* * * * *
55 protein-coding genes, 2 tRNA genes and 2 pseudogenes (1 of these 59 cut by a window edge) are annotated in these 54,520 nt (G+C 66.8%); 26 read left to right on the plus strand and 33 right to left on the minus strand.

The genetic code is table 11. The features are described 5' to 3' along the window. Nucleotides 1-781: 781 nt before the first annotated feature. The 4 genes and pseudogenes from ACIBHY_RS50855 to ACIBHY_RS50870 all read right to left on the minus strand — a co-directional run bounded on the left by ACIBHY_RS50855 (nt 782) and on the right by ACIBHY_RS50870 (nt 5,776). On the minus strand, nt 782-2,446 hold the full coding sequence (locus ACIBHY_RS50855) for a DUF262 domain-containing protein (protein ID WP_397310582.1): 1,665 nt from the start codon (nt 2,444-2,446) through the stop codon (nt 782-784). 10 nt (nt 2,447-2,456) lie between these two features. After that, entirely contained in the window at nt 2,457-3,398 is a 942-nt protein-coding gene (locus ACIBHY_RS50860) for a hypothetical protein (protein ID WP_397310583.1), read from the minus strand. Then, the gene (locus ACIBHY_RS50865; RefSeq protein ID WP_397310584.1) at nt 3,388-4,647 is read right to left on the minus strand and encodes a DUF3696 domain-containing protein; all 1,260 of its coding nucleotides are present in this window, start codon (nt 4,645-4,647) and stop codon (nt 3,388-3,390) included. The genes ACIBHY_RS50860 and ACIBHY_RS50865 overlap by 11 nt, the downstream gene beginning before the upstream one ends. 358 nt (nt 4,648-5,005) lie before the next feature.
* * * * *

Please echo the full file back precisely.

55 protein-coding genes, 2 tRNA genes and 2 pseudogenes (1 of these 59 cut by a window edge) are annotated in these 54,520 nt (G+C 66.8%); 26 read left to right on the plus strand and 33 right to left on the minus strand.

The genetic code is table 11. The features are described 5' to 3' along the window. Nucleotides 1-781: 781 nt before the first annotated feature. The 4 genes and pseudogenes from ACIBHY_RS50855 to ACIBHY_RS50870 all read right to left on the minus strand — a co-directional run bounded on the left by ACIBHY_RS50855 (nt 782) and on the right by ACIBHY_RS50870 (nt 5,776). On the minus strand, nt 782-2,446 hold the full coding sequence (locus ACIBHY_RS50855) for a DUF262 domain-containing protein (protein ID WP_397310582.1): 1,665 nt from the start codon (nt 2,444-2,446) through the stop codon (nt 782-784). 10 nt (nt 2,447-2,456) lie between these two features. After that, entirely contained in the window at nt 2,457-3,398 is a 942-nt protein-coding gene (locus ACIBHY_RS50860) for a hypothetical protein (protein ID WP_397310583.1), read from the minus strand. Then, the gene (locus ACIBHY_RS50865; RefSeq protein ID WP_397310584.1) at nt 3,388-4,647 is read right to left on the minus strand and encodes a DUF3696 domain-containing protein; all 1,260 of its coding nucleotides are present in this window, start codon (nt 4,645-4,647) and stop codon (nt 3,388-3,390) included. The genes ACIBHY_RS50860 and ACIBHY_RS50865 overlap by 11 nt, the downstream gene beginning before the upstream one ends. 358 nt (nt 4,648-5,005) lie before the next feature.